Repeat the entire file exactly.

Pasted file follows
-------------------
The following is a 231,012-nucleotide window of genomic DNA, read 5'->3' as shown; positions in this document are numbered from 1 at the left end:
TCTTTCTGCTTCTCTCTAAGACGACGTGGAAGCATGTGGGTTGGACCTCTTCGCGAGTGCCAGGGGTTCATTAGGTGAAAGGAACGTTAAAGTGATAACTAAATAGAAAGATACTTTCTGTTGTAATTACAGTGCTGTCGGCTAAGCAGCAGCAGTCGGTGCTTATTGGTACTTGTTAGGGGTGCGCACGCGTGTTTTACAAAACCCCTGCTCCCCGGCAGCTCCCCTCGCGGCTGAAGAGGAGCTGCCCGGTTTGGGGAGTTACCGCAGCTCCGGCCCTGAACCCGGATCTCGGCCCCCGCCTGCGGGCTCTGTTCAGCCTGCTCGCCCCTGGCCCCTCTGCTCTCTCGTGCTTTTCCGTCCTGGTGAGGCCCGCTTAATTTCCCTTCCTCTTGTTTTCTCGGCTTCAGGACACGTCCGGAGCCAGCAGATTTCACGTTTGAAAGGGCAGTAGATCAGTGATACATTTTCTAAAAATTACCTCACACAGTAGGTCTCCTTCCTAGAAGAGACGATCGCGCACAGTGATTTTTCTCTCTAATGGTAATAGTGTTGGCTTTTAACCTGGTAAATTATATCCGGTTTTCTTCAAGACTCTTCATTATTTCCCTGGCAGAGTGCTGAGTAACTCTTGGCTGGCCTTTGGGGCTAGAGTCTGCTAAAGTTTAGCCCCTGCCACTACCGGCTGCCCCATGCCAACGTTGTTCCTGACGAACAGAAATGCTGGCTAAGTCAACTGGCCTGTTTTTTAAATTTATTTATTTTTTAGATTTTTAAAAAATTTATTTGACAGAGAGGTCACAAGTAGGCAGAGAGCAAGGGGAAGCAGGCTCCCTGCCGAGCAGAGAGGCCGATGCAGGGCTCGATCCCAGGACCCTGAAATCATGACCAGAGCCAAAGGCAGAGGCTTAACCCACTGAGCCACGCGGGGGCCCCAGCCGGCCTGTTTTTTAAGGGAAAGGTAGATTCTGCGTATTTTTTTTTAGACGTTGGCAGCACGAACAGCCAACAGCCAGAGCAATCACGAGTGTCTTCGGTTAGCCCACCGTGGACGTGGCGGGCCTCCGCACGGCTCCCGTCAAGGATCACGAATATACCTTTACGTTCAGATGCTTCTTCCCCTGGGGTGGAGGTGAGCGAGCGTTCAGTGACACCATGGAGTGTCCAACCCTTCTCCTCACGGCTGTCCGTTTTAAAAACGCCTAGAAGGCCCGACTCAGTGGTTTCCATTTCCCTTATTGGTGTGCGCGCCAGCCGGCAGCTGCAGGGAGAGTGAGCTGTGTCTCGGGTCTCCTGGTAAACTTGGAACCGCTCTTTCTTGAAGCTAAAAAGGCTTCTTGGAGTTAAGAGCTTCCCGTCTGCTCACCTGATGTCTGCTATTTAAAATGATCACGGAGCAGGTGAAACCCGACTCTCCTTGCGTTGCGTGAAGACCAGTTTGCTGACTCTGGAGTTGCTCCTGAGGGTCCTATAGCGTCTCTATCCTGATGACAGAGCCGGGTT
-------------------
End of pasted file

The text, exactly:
The following is a 231,012-nucleotide window of genomic DNA, read 5'->3' as shown; positions in this document are numbered from 1 at the left end:
TCTTTCTGCTTCTCTCTAAGACGACGTGGAAGCATGTGGGTTGGACCTCTTCGCGAGTGCCAGGGGTTCATTAGGTGAAAGGAACGTTAAAGTGATAACTAAATAGAAAGATACTTTCTGTTGTAATTACAGTGCTGTCGGCTAAGCAGCAGCAGTCGGTGCTTATTGGTACTTGTTAGGGGTGCGCACGCGTGTTTTACAAAACCCCTGCTCCCCGGCAGCTCCCCTCGCGGCTGAAGAGGAGCTGCCCGGTTTGGGGAGTTACCGCAGCTCCGGCCCTGAACCCGGATCTCGGCCCCCGCCTGCGGGCTCTGTTCAGCCTGCTCGCCCCTGGCCCCTCTGCTCTCTCGTGCTTTTCCGTCCTGGTGAGGCCCGCTTAATTTCCCTTCCTCTTGTTTTCTCGGCTTCAGGACACGTCCGGAGCCAGCAGATTTCACGTTTGAAAGGGCAGTAGATCAGTGATACATTTTCTAAAAATTACCTCACACAGTAGGTCTCCTTCCTAGAAGAGACGATCGCGCACAGTGATTTTTCTCTCTAATGGTAATAGTGTTGGCTTTTAACCTGGTAAATTATATCCGGTTTTCTTCAAGACTCTTCATTATTTCCCTGGCAGAGTGCTGAGTAACTCTTGGCTGGCCTTTGGGGCTAGAGTCTGCTAAAGTTTAGCCCCTGCCACTACCGGCTGCCCCATGCCAACGTTGTTCCTGACGAACAGAAATGCTGGCTAAGTCAACTGGCCTGTTTTTTAAATTTATTTATTTTTTAGATTTTTAAAAAATTTATTTGACAGAGAGGTCACAAGTAGGCAGAGAGCAAGGGGAAGCAGGCTCCCTGCCGAGCAGAGAGGCCGATGCAGGGCTCGATCCCAGGACCCTGAAATCATGACCAGAGCCAAAGGCAGAGGCTTAACCCACTGAGCCACGCGGGGGCCCCAGCCGGCCTGTTTTTTAAGGGAAAGGTAGATTCTGCGTATTTTTTTTTAGACGTTGGCAGCACGAACAGCCAACAGCCAGAGCAATCACGAGTGTCTTCGGTTAGCCCACCGTGGACGTGGCGGGCCTCCGCACGGCTCCCGTCAAGGATCACGAATATACCTTTACGTTCAGATGCTTCTTCCCCTGGGGTGGAGGTGAGCGAGCGTTCAGTGACACCATGGAGTGTCCAACCCTTCTCCTCACGGCTGTCCGTTTTAAAAACGCCTAGAAGGCCCGACTCAGTGGTTTCCATTTCCCTTATTGGTGTGCGCGCCAGCCGGCAGCTGCAGGGAGAGTGAGCTGTGTCTCGGGTCTCCTGGTAAACTTGGAACCGCTCTTTCTTGAAGCTAAAAAGGCTTCTTGGAGTTAAGAGCTTCCCGTCTGCTCACCTGATGTCTGCTATTTAAAATGATCACGGAGCAGGTGAAACCCGACTCTCCTTGCGTTGCGTGAAGACCAGTTTGCTGACTCTGGAGTTGCTCCTGAGGGTCCTATAGCGTCTCTATCCTGATGACAGAGCCGGGTT